failure of Dutch drug policy
According to a
programme, broadcast by the Dutch Netwerk-TV on March 12,
2000 it's obvious that there is increasing, domestic criticism of
the Dutch drug policy.
This unique television programme is the first to
'allow' massive domestic criticism of what the advocates of a
'tolerant' drug policy have defined as "innovative and
Having watched the programme and heard the
comments by high-profile Dutch officials, the alleged success of the
Dutch drug policy rather seems to be the result of uncontrolled
tolerance in combination with lack of knowledge. Result: Holland's
Half-Baked Drug Experiment.
In this release, HNN gives a summary of the
facts and statements from the Dutch television programme.
In the programme, it's stated that Amsterdam, the
No.1 Dutch tourist attraction, has 210 so-called coffee shops where
cannabis products are freely available and 75 so-called hash-bars -
establishments frequently visited by large number of drug tourists.
Officials from the Netherlands are of the opinion that the country
handles its drug policy in a 'mature' way and scientists and
officials are even proud of the country's drug policy.
from the University of Amsterdam thinks that tolerance is an
excellent way of handling the drug problem, even if the future
development is unknown. Cohen says tolerance keeps people away from
prison and also alleviates (sic!) social problems.
According to Netwerk:
The Netherlands is the No 1. producer of
The Netherlands has marijuana cultivations of
The Netherlands is a transit country for heroin
Criminals make a lot of money from the drug
Larry Collins, an
author and investigative journalist [who wrote
Holland´s Half-baked Drug Experiment, published in the May/June
1999 issue of the U.S. magazine Foreign Affairs; for your free,
printed copy in English, Latvian, Lithuanian, Estonian and/or
Russian, send an email to
firstname.lastname@example.org ] says in the programme that he thinks the
heart of the problem is that the coffee shop policy and the soft
drug policy has engendered a wider framework of tolerance and
leniency towards other drugs, towards cocaine, heroin and Ecstasy.
In the programme Collins points out that 80 per cent of the heroin
seized in the United Kingdom in 1998 either was transited via the
Netherlands or was stored there before it arrived into the United
Kingdom. Similarly, 80 per cent of the heroin seized in France came
via the Netherlands. The British Customs estimate that 95 per cent
of the Ecstasy tablets consumed in the UK, came out of Holland. The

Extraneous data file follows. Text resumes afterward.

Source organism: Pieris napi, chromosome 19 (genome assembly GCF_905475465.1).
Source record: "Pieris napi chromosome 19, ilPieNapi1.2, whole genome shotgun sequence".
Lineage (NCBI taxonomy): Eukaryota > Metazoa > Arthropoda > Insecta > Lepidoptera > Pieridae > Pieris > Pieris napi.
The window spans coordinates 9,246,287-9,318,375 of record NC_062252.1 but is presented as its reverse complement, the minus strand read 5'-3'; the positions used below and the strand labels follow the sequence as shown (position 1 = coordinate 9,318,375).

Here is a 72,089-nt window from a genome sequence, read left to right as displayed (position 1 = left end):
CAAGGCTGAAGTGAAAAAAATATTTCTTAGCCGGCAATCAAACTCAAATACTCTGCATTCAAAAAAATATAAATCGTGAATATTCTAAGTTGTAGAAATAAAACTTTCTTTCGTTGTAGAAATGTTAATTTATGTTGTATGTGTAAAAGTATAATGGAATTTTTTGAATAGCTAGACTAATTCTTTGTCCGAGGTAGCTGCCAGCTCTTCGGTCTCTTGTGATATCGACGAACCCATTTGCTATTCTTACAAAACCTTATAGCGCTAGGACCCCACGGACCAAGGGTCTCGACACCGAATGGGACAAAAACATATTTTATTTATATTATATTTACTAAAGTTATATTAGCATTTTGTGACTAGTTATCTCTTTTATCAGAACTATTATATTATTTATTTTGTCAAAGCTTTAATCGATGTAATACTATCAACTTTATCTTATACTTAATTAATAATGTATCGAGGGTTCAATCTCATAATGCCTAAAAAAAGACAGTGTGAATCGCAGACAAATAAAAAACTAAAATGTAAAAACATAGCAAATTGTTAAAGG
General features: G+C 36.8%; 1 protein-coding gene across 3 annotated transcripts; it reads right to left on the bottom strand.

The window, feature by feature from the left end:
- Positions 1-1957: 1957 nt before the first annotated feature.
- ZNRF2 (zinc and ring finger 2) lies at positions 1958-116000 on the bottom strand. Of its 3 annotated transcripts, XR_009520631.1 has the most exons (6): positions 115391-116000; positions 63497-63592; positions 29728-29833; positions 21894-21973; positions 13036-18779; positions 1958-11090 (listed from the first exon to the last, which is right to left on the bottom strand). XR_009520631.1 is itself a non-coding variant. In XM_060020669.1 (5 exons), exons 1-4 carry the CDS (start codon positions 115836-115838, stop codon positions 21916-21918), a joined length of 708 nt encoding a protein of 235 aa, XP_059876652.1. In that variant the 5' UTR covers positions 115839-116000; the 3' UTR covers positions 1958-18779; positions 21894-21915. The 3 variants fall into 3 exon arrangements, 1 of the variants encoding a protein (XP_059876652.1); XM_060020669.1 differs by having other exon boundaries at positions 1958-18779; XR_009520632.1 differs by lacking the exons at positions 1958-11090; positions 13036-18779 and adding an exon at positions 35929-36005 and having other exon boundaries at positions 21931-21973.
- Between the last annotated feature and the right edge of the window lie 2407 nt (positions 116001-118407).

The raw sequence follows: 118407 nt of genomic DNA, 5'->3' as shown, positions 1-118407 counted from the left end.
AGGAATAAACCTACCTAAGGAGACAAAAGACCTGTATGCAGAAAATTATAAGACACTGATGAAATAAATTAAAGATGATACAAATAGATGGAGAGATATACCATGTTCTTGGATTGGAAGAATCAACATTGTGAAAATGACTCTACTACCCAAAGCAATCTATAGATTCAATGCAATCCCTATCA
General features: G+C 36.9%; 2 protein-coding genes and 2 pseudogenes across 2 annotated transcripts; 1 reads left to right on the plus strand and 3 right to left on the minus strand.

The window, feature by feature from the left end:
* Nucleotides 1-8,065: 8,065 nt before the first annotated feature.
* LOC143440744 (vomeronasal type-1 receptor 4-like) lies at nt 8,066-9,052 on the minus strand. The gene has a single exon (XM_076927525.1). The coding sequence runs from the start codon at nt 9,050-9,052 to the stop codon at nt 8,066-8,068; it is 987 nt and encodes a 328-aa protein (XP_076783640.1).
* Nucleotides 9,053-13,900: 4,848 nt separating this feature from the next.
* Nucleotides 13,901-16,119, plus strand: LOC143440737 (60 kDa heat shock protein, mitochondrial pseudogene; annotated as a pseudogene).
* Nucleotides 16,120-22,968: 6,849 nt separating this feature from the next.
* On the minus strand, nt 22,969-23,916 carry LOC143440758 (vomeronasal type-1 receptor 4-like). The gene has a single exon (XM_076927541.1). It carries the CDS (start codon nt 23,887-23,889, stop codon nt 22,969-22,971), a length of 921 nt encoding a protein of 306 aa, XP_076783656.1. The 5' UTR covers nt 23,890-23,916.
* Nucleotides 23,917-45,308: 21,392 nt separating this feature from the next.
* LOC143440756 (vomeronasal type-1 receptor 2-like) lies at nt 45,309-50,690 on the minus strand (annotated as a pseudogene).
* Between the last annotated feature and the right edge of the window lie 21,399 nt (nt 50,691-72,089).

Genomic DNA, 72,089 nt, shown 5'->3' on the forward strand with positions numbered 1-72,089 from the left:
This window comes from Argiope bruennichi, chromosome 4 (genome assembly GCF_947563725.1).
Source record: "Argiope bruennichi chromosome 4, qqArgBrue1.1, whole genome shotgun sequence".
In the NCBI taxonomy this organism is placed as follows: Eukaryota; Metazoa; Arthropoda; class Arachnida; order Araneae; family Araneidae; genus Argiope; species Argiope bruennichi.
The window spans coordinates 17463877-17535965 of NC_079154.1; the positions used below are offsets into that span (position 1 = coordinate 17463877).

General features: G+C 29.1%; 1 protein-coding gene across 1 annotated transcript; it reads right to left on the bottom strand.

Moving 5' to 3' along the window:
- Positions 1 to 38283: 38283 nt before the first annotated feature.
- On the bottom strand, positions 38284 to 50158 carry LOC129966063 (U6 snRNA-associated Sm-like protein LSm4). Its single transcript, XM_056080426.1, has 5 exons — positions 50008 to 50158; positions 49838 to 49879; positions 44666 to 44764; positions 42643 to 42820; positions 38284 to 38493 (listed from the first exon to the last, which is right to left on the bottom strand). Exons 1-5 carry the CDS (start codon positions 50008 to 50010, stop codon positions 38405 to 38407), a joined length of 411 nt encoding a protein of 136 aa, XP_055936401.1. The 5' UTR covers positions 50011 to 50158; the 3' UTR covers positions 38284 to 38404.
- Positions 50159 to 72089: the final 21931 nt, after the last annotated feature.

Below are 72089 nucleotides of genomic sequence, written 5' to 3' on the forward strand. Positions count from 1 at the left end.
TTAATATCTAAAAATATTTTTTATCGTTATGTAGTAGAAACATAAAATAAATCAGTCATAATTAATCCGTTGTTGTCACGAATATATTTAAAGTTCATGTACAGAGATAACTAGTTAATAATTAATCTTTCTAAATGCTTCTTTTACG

French set that figure at 73.6 per cent. That's why, Collins said,
you are the drug capital of Western Europe.
Of course Collin's findings didn't please the
Netherlands and the Dutch ambassador in New York expressed his
displeasure by reacting in Foreign Affairs saying that Collin's
article was not meant to promote a serious debate.
In the Netwerk programme Collins said that he was
told that the Dutch Foreign Ministry was just enraged and provided
Dutch embassies with information saying that you must do something
to stop this terrible propaganda against our enlightened drug
Netwerk: The name 'Nederweed'
is a contraction of Nederland and weed. Nederweed is produced only
in Holland. In every other European country the growth of weed is
forbidden. In Holland also, but here Police and justice blink facts.
Jaap de Vlieger, Head of the Rotterdam Police
Drug Squad: I myself
plead for: Stop that tolerance policy. It's the strangest thing we
have, because it means that the problem is unmanageable. We really
should stop that policy of tolerance.
Netwerk: And this
is Rob Hessing, ex-chief commissioner of the Rotterdam Police.
Nowadays he is a member of the Dutch Embassy in Paris.
Hessing: Tolerance - that sounds quite
plausible, but it is connected with great dangers, because in the
long run you cannot survey what you tolerate. You cannot at all
manage the situation.
Netwerk: 1976 - the
beginning of the tolerance policy. Drug use is no longer punishable.
'Soft' drugs are obtainable in youth centres. The aim is to keep
youngsters using 'soft' drugs away from 'hard' drugs. This policy is
called the separation of markets.
T. Blom, Erasmus University, Rotterdam:
The separation of the markets means that you
tolerate the small scale dealing in 'soft' drugs whereas you try to
tackle the 'hard' drugs market with all possible juridical means.
Netwerk: In 1976,
Minister Irene Vorrink [of the Labour Party] was responsible for
public health. She is the mother of Koos Zwart, in those days a
notorious VARA-radio man.
Koos Zwart: There
is still an enormous atmosphere of illegality. It is still a habit
of several people to state that Mafiosi or Chinese people are behind
the entire drug scene in Holland.
T. Blom, Erasmus University, Rotterdam:
The notorious son of Irene Vorrink, Koos
Zwart, in those days broadcast market reports by radio, in which he
indicated the street value of any kind of cannabis of the market in
Amsterdam. I cannot help having the impression that he severely
influenced the views of his mother, in those days minister of public
health, responsible for the drug policy.
Netwerk: The goal
of Vorrink´s policy was to keep youngsters away from 'hard' drugs.
Did it work out? Here are the figures of the Trimbos Institute, the
public health advisory body. Heroin use among pupils in 1997
averaged 1 per cent. Cocaine use among pupils in 1997, 4 per cent,
(second only after the U.S.). Amphetamine use among pupils in 1997:
8 per cent (third place after UK and the U.S.) and finally the
popular 'hard' drug Ecstasy, 8 per cent (second after Ireland).
Jaap de Vlieger, Rotterdam:
The figures of both cocaine and Ecstasy should
make us scratch our heads.
figures of the Trimbos Institute are supported by those of the
European Drug Centre in Lisbon.
opinion of Peter Cohen of the University of Amsterdam has for twenty